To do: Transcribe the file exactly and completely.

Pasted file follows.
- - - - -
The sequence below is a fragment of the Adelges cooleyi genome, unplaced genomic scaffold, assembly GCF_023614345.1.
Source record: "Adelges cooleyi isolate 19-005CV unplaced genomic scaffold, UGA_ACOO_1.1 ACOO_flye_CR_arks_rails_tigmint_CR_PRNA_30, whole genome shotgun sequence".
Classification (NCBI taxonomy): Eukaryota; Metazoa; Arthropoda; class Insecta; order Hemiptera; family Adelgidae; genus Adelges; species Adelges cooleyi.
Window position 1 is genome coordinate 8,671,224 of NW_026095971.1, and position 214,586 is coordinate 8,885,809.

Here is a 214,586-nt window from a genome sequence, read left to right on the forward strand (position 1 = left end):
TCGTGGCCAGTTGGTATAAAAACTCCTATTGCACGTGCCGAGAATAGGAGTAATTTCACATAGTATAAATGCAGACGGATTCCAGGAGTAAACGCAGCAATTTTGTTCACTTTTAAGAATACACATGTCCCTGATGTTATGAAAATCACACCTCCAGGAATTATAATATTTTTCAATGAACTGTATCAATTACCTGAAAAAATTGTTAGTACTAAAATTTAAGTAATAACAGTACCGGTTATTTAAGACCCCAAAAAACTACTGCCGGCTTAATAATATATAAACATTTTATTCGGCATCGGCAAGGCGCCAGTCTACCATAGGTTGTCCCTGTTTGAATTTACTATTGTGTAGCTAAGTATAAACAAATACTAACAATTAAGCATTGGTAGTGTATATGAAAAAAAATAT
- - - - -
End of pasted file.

The sequence below is a fragment of the Adelges cooleyi genome, unplaced genomic scaffold, assembly GCF_023614345.1.
Source record: "Adelges cooleyi isolate 19-005CV unplaced genomic scaffold, UGA_ACOO_1.1 ACOO_flye_CR_arks_rails_tigmint_CR_PRNA_30, whole genome shotgun sequence".
Classification (NCBI taxonomy): Eukaryota; Metazoa; Arthropoda; class Insecta; order Hemiptera; family Adelgidae; genus Adelges; species Adelges cooleyi.
Window position 1 is genome coordinate 8,671,224 of NW_026095971.1, and position 214,586 is coordinate 8,885,809.

Here is a 214,586-nt window from a genome sequence, read left to right on the forward strand (position 1 = left end):
TCGTGGCCAGTTGGTATAAAAACTCCTATTGCACGTGCCGAGAATAGGAGTAATTTCACATAGTATAAATGCAGACGGATTCCAGGAGTAAACGCAGCAATTTTGTTCACTTTTAAGAATACACATGTCCCTGATGTTATGAAAATCACACCTCCAGGAATTATAATATTTTTCAATGAACTGTATCAATTACCTGAAAAAATTGTTAGTACTAAAATTTAAGTAATAACAGTACCGGTTATTTAAGACCCCAAAAAACTACTGCCGGCTTAATAATATATAAACATTTTATTCGGCATCGGCAAGGCGCCAGTCTACCATAGGTTGTCCCTGTTTGAATTTACTATTGTGTAGCTAAGTATAAACAAATACTAACAATTAAGCATTGGTAGTGTATATGAAAAAAAATAT